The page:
In total, 119 landowners have benefited from funding through the €1.02 million cross-border pilot scheme. The grants have helped farmers invest in alternative land-management practices, which can lessen the impact on water quality in nearby rivers.
Through the provision of personalised Water and Environment Management Plans, issues that affect water quality have been addressed, including herbicide application by contractors using weed wipers, provision of fencing to prevent livestock from entering watercourses and solar powered drinking troughs.
Diane Foster, NI Water Project Manager.
“The landowners involved have made a huge impact in protecting river water quality throughout the Derg catchment and we look forward to seeing the improvements continue well into the future,”.
Although the Land Incentive Scheme is now coming to a close, the project team can still offer free farm visits with a bespoke Water Environment Management Plan. This is a great resource for farmers wishing to reduce their herbicide usage and those hoping to prevent sediment loss from the farm. Moreover, farmers who want to learn the weed wiping technique for herbicide application can attend an online rush control webinar planned for mid-September.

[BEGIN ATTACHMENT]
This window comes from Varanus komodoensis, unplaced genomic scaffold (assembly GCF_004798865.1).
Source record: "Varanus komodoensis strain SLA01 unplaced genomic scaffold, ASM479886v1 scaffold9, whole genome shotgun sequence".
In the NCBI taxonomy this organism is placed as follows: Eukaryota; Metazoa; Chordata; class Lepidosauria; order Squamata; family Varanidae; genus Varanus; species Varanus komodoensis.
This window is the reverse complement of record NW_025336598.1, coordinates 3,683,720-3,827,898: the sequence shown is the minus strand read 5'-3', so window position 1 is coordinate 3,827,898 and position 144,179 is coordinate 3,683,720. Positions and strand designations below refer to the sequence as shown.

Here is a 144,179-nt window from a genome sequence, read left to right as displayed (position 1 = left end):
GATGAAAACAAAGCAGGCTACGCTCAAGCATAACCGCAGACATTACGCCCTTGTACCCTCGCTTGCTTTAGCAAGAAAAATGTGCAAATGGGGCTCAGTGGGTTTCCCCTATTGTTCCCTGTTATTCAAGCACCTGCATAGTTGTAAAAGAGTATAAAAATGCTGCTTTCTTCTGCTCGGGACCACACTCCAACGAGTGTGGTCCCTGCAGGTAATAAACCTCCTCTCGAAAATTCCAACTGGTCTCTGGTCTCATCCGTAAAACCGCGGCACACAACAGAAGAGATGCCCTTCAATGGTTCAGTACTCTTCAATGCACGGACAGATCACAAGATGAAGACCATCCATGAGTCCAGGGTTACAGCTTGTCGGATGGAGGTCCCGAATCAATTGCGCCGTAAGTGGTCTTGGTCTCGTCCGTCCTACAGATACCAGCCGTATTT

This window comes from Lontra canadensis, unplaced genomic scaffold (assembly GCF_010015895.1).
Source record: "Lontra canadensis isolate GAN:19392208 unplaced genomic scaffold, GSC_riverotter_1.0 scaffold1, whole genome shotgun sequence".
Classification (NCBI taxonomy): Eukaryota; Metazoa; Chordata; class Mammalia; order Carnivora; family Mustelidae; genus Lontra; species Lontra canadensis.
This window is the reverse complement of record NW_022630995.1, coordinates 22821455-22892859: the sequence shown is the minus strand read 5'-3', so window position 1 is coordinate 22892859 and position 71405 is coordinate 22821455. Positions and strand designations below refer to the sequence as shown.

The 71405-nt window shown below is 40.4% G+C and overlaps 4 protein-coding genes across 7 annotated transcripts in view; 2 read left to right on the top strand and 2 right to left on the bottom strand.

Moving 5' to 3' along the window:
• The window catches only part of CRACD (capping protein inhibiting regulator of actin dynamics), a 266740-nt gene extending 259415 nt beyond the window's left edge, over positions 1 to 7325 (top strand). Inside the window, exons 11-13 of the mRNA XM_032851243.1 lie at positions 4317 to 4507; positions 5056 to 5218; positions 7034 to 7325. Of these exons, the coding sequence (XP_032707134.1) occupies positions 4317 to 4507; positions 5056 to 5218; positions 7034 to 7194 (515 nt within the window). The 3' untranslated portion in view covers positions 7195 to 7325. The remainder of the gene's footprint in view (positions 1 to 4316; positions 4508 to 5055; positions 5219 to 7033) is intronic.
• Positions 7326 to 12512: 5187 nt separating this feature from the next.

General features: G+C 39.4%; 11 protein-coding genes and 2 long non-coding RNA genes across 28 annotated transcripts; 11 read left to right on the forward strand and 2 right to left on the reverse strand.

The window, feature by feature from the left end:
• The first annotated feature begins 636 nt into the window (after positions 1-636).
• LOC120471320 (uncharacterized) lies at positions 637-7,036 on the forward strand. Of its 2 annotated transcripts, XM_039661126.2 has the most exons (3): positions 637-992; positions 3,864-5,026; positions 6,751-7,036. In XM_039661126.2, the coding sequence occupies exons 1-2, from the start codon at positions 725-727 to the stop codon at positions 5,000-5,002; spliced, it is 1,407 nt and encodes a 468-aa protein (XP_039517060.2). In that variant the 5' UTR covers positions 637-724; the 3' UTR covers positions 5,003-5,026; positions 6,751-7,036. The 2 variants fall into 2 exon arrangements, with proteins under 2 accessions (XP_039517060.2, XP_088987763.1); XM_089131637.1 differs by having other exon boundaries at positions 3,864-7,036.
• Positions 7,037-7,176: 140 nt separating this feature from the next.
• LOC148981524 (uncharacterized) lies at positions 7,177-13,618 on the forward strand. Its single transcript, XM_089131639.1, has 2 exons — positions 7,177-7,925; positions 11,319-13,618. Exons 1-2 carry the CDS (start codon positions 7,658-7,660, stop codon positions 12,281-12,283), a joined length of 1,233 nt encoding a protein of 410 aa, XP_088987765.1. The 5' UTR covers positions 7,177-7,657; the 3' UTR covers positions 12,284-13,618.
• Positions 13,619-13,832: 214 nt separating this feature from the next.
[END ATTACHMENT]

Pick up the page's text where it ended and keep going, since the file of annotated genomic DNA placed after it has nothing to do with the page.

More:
The Source to Tap project doesn’t work exclusively with landowners: members of the public can also get involved by becoming citizen scientists who monitor water quality in the rivers and streams of the Derg catchment. The Riverfly Monitoring Training event is free to attend and will be held at the Killeter Heritage Centre on the 14 August from 10am-4pm. This is a fantastic opportunity for volunteers who are passionate about protecting and improving their local river! Register now by emailing firstname.lastname@example.org or phone +44 (0)7948 354026.
Advice on herbicide usage can be found from Source to Tap; NI Water; Teagasc; DAFM and The Voluntary Initiative.